By Chijioke Ohuocha
Abuja (Reuters) – Shares in Nigeria’s Diamond Bank fell on Friday after the mid-tier lender denied it was talking to new investors to shore up its capital.
Nigerian banks have been trying to raise fresh capital after huge loan losses worsened by an economy that has just recovered from a recession.
“Diamond Bank is not in talks with any party, global or otherwise, for any capital injection,” the bank said on Friday.
“While previous communication from the bank has highlighted a need to shore up the bank’s capital adequacy ratio (CAR), the preferred option is an internal capital management programme.”
Two banking sources had told Reuters on Wednesday that Diamond Bank was in talks with new investors after the lender said chairman Oluseyi Bickersteth and three other directors had resigned with immediate effect.
The bank did not say why they resigned, but investors took the view that the bank, which has private equity firm Carlyle as a shareholder, would be able to raise capital more easily under new management.
Bickersteth told Reuters later on Friday he was still on the board of the bank. “We had a valid board meeting on Oct. 22 which I chaired,” he said.
Bickersteth said he favoured looking at all options for recapitalisation, including a rights issue or a takeover.
Diamond Bank has 61.9 percent free float while Carlyle owns a 17.75 percent stake, which it bought for $147 million in 2014 when the bank was trading at 0.6 times book value as against 0.15 times now.
Nigerian businessman Pascal Dozie, who founded the bank in 1990, holds 14.2 percent with his family.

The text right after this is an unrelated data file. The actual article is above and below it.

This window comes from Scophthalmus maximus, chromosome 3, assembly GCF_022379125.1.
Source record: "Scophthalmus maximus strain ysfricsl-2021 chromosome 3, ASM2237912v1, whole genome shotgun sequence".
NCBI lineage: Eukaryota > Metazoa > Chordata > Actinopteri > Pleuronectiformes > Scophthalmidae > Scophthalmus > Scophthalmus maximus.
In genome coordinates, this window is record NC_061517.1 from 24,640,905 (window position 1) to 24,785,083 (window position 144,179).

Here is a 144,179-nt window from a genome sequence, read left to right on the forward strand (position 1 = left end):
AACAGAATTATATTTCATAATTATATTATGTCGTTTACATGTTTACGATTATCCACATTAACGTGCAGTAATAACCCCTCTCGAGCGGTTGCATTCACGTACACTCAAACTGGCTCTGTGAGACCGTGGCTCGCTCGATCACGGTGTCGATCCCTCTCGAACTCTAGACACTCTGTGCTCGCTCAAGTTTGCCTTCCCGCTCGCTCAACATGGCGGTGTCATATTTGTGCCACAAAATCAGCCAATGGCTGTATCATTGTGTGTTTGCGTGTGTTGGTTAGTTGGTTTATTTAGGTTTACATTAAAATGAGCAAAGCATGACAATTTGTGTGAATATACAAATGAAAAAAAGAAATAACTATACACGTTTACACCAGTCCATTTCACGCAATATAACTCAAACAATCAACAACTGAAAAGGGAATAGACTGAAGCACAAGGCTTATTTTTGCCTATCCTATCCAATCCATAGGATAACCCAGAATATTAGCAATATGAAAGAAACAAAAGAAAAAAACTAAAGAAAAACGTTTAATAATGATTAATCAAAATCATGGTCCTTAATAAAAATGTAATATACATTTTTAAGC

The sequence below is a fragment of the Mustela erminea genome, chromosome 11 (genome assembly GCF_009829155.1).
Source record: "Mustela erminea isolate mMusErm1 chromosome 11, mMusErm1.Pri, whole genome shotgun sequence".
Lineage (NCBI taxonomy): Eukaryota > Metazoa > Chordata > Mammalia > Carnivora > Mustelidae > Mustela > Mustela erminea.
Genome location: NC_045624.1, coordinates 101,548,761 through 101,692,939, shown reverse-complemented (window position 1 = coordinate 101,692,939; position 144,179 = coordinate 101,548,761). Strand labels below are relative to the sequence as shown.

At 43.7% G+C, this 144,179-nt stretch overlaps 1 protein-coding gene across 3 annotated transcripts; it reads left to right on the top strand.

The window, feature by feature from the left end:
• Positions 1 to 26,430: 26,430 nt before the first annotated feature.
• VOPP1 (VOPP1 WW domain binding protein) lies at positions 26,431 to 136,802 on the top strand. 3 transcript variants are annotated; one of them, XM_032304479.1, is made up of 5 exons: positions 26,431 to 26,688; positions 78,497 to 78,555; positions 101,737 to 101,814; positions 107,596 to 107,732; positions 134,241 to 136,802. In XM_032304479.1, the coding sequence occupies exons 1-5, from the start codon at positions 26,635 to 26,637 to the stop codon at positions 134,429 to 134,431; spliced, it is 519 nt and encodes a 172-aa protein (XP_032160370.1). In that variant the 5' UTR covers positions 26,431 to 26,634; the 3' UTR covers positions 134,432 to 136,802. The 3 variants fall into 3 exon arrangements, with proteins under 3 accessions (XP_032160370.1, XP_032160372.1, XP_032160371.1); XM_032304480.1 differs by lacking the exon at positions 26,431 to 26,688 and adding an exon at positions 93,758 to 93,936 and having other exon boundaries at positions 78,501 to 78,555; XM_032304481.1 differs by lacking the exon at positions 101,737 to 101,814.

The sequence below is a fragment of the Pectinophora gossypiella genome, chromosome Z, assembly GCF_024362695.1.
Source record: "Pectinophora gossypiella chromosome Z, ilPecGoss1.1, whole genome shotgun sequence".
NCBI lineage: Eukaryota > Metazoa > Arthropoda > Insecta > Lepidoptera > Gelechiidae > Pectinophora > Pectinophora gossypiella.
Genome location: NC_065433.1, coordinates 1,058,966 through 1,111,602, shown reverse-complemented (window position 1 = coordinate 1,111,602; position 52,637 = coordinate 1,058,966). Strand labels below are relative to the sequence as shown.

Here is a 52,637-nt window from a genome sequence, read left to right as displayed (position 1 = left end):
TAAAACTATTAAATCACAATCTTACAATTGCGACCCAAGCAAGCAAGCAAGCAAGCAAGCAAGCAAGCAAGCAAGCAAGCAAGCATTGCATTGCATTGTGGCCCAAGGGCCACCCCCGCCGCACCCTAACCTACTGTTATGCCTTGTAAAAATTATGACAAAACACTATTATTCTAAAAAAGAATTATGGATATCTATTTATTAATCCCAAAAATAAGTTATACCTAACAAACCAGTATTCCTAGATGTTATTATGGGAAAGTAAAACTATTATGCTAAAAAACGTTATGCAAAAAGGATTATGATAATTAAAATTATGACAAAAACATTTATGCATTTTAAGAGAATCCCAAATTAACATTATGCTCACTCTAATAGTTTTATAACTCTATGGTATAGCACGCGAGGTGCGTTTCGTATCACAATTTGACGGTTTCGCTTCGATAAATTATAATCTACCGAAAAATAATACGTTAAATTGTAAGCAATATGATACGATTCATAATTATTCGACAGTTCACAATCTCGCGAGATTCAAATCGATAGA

Chief Executive Uzoma Dozie told Reuters on Friday that Diamond Bank was not in any formal talks with any party at the moment. “The Dozie family, I suspect, will consider options when put on the table. At present there are none,” Dozie said.
Bickersteth said a possible shareholder meeting was in the works.
One investor, who owns shares in Diamond Bank, said his fund was pushing for a management change at the lender. The investor did not want to be identified.
Nigerian banks face stiff competition from rapidly growing financial technology firms that offer low-priced services in the payments market in the country. But despite the competitive conditions, several of Diamond Bank’s rivals have outperformed, the investor told Reuters.
Diamond shares closed down 3.4 percent at 1.44 naira on Friday, after rallying 24 percent this week to a four-month high on expectations the bank would raise fresh capital.
“Investors reacted negatively because the statement issued today was disappointing. Investors expected some kind of acquisition to come through,” one analyst said.
In 2016, Diamond said it was conducting a capital management plan and would ensure it met regulatory requirements, adding that it was considering raising fresh capital and selling some assets to strengthen its capital base.
The bank said it recognised the need to expand its short term options but that there was no new concrete development.
Analysts have noted that the bank has maintained a 16 percent capital adequacy ratio, the minimum required by the central bank, which has limited growth and profitability.
(Additional reporting by Didi Akinyelure and Alexis Akwagyiram in Lagos Editing by Emelia Sithole-Matarise/Susan Fenton/Jane Merriman)